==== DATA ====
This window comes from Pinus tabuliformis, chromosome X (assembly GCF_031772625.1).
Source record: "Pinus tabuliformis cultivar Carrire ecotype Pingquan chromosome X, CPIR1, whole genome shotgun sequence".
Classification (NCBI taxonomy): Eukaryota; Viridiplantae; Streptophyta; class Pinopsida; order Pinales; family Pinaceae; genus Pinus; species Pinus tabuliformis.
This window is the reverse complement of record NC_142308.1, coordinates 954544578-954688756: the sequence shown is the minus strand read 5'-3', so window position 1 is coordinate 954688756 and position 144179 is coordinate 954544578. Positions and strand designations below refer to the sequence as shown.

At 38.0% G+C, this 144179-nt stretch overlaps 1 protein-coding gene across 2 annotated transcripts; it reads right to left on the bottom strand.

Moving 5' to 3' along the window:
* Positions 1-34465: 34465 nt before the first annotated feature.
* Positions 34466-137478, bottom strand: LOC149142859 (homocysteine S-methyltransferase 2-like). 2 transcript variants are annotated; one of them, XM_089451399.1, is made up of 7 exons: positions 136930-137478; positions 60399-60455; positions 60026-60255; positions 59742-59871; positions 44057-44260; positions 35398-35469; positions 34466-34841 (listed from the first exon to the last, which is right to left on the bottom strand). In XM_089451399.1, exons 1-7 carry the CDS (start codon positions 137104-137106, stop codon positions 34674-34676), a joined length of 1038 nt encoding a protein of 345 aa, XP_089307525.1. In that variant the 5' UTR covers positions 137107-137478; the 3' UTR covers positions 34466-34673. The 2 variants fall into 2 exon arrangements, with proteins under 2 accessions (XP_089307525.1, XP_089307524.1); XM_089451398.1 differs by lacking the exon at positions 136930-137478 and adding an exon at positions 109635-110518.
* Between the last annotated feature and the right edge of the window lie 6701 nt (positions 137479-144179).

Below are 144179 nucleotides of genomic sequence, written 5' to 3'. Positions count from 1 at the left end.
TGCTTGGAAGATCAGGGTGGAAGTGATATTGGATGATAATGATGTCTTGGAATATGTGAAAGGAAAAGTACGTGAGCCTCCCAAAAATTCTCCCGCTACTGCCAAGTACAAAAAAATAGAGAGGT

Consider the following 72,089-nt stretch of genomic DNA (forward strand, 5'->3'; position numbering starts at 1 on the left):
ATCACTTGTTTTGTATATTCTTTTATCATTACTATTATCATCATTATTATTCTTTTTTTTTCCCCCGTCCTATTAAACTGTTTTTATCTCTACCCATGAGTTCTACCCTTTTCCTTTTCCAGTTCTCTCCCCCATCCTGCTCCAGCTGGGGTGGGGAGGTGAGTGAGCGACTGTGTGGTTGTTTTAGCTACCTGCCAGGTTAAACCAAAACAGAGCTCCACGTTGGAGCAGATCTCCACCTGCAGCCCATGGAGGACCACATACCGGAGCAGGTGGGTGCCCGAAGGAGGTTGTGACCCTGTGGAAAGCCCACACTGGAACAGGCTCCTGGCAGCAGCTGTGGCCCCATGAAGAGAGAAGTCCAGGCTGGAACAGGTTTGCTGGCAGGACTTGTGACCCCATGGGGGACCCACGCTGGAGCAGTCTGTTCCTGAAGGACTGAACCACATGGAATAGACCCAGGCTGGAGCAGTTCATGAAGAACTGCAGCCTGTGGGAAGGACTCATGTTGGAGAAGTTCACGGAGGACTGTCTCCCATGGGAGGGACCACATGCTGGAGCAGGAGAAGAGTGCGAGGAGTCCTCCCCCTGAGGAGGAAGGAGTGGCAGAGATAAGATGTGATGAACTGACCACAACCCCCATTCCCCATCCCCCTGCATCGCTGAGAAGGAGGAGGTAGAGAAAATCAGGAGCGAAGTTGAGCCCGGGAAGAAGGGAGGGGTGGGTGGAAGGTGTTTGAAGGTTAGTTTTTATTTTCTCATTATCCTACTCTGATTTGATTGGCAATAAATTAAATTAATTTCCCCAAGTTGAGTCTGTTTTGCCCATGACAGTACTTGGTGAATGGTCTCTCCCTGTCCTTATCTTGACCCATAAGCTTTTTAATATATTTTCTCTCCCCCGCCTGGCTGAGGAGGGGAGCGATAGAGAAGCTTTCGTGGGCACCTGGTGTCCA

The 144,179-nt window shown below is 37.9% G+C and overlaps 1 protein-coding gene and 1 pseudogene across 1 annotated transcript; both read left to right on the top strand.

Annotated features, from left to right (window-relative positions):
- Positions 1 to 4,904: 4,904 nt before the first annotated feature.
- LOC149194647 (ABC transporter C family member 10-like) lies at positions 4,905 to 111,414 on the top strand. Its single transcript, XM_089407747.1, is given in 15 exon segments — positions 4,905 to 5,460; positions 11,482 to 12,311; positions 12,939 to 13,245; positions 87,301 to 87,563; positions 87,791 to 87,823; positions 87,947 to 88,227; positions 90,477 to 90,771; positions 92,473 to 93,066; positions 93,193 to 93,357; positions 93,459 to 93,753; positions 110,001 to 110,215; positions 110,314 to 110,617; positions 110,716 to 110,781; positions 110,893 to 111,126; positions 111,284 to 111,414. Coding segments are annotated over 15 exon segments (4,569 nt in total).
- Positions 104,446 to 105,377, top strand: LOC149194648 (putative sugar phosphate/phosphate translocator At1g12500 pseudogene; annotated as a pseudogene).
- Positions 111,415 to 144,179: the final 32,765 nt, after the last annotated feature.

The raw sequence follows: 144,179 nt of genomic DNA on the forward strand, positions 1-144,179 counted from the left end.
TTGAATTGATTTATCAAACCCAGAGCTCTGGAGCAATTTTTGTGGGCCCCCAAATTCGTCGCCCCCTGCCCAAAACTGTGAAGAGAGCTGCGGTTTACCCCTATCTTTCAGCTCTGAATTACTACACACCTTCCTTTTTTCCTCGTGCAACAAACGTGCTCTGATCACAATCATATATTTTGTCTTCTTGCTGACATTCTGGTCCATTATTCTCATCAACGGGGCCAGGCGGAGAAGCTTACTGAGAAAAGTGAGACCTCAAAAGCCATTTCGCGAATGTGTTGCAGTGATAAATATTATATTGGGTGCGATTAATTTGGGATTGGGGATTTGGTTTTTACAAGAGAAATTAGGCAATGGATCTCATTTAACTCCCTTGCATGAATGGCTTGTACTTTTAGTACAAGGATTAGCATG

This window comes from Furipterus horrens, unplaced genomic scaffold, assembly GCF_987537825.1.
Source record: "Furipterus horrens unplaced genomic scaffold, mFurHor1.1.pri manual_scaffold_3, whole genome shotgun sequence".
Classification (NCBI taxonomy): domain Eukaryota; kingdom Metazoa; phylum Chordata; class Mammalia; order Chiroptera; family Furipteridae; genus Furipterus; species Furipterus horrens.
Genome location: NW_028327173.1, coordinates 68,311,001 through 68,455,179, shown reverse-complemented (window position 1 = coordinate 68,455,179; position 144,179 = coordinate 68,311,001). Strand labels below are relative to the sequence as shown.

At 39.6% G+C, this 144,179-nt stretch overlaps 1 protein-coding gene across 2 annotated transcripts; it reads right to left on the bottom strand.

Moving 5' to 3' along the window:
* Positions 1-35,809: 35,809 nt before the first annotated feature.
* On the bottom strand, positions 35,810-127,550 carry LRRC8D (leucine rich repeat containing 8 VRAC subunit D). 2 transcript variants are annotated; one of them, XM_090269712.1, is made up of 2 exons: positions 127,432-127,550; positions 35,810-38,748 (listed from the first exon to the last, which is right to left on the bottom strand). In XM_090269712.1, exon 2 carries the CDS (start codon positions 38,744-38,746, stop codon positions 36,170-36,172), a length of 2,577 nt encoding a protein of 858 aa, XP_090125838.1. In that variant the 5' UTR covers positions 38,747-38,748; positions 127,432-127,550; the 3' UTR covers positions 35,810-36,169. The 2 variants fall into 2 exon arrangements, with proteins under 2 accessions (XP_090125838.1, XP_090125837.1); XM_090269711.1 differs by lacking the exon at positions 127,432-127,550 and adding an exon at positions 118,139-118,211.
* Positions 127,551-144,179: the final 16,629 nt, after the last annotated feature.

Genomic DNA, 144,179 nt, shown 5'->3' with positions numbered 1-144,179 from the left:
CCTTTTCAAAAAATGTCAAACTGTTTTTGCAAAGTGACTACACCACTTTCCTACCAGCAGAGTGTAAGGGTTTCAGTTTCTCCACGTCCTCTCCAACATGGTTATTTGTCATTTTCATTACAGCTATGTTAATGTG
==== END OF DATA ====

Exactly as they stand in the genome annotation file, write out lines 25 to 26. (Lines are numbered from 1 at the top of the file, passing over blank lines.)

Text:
Genome location: NW_028327173.1, coordinates 68,311,001 through 68,455,179, shown reverse-complemented (window position 1 = coordinate 68,455,179; position 144,179 = coordinate 68,311,001). Strand labels below are relative to the sequence as shown.

At 39.6% G+C, this 144,179-nt stretch overlaps 1 protein-coding gene across 2 annotated transcripts; it reads right to left on the bottom strand.